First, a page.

As anyone in my office (or my family) will tell you, I spend way too many hours with my eyes glued to my laptop screen. So I appreciate a good excuse to escape the virtual world and drop into the real one.
Last week I said “yes” to an invitation to attend an open house at the newly opened Children’s Developmental Center at Easter Seals Southwest Human Development in Phoenix. This place, despite its big name, is all about little people. Specifically about understanding little people and what makes them tick.
The center is staffed by a team of professionals — in medicine, psychology, physical therapy, speech therapy, occupational therapy and more — who combine their expertise to evaluate children for developmental delays or disabilities and collaborate to recommend interventions.
I stepped off the elevator to a spacious area with cheerful, lemon-colored walls above wooden pegboard paneling. A huge fish tank commanded attention in a waiting area at one end of the room, where pint-sized tables and chairs and a variety of toys welcomed young visitors.
I met people I have read about and admired for years, including Ginger Ward (founder of Southwest Human Development) and Daniel B. Kessler, M.D., a developmental and behavioral pediatrician with a long history at St. Joseph’s Hospital & Medical Center who was recently named medical director of the Children’s Developmental Center. I met Terrence Matteo, Ph.D., a licensed psychologist and director of the Children’s Developmental Center, and had a chance to thank him for an article he wrote for our October magazine on helping babies sleep.
A sign pointed visitors down the hallway to “The playrooms.” The center has four, each of which can be set up in specific ways to help the experts make assessments for issues that may be impeding a child’s physical, intellectual, emotional or social development.
The first playroom was set up to evaluate children for autism. “What do you look for?” I asked.
“We look at the level of development of their play,” Matteo told me. “Are they rigid in their play? Are they using items in a way not intended? Are they banging cars together [instead of “driving” them around the room]? Are they throwing the plates? Are they able to request toys? What’s their level of social communication?” Such sessions are videotaped from a small, dark room behind a one-way glass window so that the multi-disciplinarian team of professionals can work together to make an assessment, and offer recommendations to the parents.
Another playroom was set up for feeding evaluations. Children who are referred to the center for such observation may be exhibiting anything from difficulty swallowing to muscle-related speech impediments. This room also has a one-way mirror behind which several professionals observe parents and their children interact.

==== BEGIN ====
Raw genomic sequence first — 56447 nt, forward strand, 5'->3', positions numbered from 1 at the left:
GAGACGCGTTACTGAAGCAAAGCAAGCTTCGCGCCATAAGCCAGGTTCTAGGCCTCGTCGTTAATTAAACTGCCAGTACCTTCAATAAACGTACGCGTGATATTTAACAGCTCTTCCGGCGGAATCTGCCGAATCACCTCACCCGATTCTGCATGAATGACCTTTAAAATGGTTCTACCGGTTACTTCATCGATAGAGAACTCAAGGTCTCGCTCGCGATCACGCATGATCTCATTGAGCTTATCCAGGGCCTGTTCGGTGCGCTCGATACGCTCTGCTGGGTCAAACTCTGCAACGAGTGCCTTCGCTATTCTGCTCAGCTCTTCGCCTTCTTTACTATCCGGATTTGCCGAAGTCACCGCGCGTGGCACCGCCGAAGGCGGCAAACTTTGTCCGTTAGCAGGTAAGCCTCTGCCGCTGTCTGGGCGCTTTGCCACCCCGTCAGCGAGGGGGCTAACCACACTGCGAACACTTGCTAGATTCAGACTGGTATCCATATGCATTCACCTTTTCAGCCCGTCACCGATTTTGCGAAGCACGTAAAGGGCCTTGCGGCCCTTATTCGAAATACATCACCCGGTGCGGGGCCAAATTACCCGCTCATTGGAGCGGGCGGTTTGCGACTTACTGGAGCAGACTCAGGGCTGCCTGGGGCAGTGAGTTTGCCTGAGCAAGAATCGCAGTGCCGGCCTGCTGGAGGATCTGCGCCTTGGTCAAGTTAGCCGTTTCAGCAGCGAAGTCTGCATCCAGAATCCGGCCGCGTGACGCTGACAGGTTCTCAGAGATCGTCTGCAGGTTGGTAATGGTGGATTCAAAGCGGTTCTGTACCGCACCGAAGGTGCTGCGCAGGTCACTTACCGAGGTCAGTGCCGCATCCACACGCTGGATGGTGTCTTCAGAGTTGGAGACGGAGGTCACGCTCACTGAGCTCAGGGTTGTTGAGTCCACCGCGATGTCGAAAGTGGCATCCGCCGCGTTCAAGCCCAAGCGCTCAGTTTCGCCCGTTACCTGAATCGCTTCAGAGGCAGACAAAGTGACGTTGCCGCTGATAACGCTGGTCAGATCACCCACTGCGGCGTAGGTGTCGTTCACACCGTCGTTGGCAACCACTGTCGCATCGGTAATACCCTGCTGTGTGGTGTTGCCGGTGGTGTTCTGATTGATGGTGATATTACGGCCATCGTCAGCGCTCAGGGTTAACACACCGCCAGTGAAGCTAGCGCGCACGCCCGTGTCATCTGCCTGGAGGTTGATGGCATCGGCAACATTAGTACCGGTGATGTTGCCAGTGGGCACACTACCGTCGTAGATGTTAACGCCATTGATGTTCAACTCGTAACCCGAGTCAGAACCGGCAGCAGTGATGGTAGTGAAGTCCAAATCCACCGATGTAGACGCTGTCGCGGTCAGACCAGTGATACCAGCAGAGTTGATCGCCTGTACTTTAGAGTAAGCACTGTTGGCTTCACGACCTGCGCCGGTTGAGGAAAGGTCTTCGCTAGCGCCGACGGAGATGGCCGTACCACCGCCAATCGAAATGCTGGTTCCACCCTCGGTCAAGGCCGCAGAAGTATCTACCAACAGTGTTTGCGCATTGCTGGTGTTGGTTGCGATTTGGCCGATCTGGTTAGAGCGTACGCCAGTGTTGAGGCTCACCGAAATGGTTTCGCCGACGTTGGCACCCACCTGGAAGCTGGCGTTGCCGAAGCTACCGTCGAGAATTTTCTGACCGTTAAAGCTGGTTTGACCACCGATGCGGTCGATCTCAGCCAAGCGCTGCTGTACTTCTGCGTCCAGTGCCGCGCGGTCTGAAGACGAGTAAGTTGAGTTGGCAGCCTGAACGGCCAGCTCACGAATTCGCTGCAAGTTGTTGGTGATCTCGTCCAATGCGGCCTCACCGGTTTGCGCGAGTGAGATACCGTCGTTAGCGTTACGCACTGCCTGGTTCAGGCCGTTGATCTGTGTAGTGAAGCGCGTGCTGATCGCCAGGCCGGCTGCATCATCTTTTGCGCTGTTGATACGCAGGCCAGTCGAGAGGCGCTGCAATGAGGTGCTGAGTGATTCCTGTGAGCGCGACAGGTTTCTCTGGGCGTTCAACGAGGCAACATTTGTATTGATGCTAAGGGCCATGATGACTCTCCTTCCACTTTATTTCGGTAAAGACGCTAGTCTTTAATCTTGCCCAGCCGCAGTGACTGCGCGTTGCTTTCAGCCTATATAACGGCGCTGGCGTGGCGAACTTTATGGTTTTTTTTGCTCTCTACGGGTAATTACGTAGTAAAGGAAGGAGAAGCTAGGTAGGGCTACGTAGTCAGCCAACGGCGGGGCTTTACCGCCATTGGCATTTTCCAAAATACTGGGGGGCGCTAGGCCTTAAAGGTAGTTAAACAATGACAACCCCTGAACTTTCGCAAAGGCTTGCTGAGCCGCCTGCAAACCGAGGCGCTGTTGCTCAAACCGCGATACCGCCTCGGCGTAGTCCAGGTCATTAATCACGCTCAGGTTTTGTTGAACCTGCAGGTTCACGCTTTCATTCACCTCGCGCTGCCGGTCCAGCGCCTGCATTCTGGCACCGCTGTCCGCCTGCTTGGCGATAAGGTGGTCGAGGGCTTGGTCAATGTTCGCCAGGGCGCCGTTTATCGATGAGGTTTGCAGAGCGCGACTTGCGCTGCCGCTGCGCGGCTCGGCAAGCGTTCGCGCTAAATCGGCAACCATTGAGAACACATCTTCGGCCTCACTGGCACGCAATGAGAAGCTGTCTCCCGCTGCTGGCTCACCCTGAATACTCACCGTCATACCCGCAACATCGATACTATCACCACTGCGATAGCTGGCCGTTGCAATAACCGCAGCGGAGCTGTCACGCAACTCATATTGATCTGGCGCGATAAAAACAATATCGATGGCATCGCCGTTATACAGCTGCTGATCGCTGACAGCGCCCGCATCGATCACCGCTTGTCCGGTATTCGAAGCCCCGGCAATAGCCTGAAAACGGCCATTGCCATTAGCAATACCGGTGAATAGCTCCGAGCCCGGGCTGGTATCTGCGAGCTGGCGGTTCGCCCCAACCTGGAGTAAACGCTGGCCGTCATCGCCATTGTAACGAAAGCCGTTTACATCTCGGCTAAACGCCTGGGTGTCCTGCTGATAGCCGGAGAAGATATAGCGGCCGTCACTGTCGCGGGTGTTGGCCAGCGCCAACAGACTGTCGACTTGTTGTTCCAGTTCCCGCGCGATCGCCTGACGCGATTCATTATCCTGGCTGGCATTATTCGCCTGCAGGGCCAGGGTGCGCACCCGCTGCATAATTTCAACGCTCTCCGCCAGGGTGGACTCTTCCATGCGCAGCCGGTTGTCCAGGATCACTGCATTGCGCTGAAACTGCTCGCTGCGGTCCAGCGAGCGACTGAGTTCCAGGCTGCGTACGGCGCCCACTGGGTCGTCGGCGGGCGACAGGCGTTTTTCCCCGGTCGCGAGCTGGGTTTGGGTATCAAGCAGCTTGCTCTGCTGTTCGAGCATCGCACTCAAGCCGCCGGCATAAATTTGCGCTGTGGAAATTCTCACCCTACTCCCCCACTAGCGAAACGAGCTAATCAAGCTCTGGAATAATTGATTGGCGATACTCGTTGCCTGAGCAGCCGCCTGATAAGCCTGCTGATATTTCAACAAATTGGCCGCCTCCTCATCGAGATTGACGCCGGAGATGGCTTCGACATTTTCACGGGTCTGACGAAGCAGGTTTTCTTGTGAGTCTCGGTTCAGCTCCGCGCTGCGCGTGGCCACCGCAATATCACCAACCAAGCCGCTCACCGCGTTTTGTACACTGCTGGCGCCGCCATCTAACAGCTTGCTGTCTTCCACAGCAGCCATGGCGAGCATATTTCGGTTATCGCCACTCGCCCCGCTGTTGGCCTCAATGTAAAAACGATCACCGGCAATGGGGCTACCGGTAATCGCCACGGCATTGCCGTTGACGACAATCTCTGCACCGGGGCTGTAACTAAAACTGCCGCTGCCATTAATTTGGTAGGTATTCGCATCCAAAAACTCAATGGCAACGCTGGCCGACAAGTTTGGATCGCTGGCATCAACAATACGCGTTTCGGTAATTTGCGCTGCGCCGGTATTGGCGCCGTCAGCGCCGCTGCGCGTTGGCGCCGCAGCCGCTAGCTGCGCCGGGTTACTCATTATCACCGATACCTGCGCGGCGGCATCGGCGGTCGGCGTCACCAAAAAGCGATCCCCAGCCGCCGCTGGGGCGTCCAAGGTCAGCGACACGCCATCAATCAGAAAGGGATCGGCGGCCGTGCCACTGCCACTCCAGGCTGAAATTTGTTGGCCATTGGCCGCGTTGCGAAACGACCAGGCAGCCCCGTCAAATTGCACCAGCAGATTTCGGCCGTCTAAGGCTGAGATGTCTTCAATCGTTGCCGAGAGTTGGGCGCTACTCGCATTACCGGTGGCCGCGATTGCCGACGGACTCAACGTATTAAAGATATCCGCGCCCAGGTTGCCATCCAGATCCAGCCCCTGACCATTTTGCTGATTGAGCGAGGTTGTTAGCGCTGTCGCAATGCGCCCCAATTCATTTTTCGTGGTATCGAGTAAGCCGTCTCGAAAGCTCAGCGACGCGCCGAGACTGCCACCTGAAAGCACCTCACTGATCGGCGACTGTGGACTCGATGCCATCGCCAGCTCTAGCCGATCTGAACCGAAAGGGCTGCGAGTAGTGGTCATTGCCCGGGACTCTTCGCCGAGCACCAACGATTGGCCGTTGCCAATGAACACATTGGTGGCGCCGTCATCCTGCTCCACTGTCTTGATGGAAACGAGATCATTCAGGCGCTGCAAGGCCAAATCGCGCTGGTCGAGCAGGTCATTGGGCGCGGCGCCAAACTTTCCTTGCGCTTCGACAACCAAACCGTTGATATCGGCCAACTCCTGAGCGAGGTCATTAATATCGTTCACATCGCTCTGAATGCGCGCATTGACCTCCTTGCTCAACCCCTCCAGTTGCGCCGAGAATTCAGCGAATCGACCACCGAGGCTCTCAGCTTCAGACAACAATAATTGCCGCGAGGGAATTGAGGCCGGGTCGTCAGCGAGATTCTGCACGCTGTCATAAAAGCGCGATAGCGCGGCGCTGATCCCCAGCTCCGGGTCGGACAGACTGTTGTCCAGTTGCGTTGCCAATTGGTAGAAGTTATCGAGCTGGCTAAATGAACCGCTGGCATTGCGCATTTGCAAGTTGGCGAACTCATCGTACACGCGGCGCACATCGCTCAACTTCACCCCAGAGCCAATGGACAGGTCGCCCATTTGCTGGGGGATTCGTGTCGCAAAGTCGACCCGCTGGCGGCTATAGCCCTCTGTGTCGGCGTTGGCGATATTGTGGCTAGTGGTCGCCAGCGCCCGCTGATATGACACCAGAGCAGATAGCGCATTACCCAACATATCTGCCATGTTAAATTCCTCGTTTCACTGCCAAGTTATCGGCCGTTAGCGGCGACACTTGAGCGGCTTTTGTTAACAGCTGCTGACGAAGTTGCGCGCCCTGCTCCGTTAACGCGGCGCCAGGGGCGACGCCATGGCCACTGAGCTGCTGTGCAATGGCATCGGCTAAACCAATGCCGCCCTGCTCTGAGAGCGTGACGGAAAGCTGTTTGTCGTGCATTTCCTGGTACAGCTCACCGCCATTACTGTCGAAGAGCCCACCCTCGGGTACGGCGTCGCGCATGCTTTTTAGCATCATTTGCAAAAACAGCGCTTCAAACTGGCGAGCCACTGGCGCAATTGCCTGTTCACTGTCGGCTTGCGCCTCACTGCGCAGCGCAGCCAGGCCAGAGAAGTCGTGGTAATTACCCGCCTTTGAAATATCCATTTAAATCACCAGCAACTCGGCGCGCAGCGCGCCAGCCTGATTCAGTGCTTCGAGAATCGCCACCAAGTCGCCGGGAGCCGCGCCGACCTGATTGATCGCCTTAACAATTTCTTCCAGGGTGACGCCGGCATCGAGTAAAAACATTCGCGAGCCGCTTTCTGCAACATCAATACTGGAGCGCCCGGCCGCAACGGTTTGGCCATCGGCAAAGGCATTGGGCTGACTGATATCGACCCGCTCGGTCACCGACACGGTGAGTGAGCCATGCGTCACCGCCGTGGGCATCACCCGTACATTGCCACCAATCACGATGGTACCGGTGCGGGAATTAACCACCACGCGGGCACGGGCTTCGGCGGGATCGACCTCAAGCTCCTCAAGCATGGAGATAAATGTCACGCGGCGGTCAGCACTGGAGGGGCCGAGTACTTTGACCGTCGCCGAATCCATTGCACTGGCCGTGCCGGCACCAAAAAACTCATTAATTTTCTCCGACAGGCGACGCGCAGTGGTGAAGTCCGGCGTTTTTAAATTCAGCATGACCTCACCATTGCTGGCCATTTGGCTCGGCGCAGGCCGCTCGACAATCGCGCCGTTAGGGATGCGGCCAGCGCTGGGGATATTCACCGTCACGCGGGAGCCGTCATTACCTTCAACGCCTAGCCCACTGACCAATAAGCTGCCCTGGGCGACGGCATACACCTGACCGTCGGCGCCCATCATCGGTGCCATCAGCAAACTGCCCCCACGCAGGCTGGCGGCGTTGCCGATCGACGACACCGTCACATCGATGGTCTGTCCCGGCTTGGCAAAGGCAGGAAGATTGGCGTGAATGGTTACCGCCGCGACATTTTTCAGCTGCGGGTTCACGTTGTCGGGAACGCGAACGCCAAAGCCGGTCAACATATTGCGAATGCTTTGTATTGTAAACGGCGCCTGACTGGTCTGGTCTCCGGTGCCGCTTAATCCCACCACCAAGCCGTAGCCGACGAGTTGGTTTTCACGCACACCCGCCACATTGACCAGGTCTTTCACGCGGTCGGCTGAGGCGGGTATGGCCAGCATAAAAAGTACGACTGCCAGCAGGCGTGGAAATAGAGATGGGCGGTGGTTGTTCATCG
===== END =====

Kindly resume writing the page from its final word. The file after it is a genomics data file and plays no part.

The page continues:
The room is set up like a kitchen — with small tables and chairs, toy appliances and a variety of plastic foods scattered about on tabletops and counters. The experts watch to see what happens. Does the child show interest or apathy? Does the child play with the pretend food or avoid touching it? Does the parent engage in play, guiding it with inquisitive comments and gestures, or sit passively and watch? The smallest observations can help the professionals piece together the puzzle to help them understand why some children do not enjoy the process of eating and do not grow and thrive as they should.
Before they even get to this room, the family has undergone a home visit by one of the center’s professionals so that interactions can be observed in the context of comfortable surroundings.
“With babies and young children, everything is so intertwined — parent, child, society, environment,” Matteo says. “You don’t want to look at the child in isolation.”
This is is a time-intensive, ideal, “best practices” approach to early childhood development assessment and intervention — and it’s not cheap. That’s where Development Director Laura Chasko comes in. It is her job it is to seek grants and donations to support this work.
The center works with families to avoid or minimize out-of-pocket expenses through qualification for primary and secondary insurance reimbursement and DDD, AzEIP, or school district eligibility. Any out-of-pocket expenses are reviewed under a sliding fee scale consideration.
“Our goal is to serve 300 families each year,” Laura told me. Right now, as they work to get the word out, there is not even a waiting list.
Southwest Human Development is Arizona’s largest nonprofit child development agency, providing programs and support for more than 135,000 children ages birth to 5 and their families. In addition to the Children’s Developmental Center, the organization provides programs including the A.D.A.P.T Shop, the Birth to Five Helpline (which offers free advice 24/7), the Good Fit Counseling Center and more.
Photos by Daniel Friedman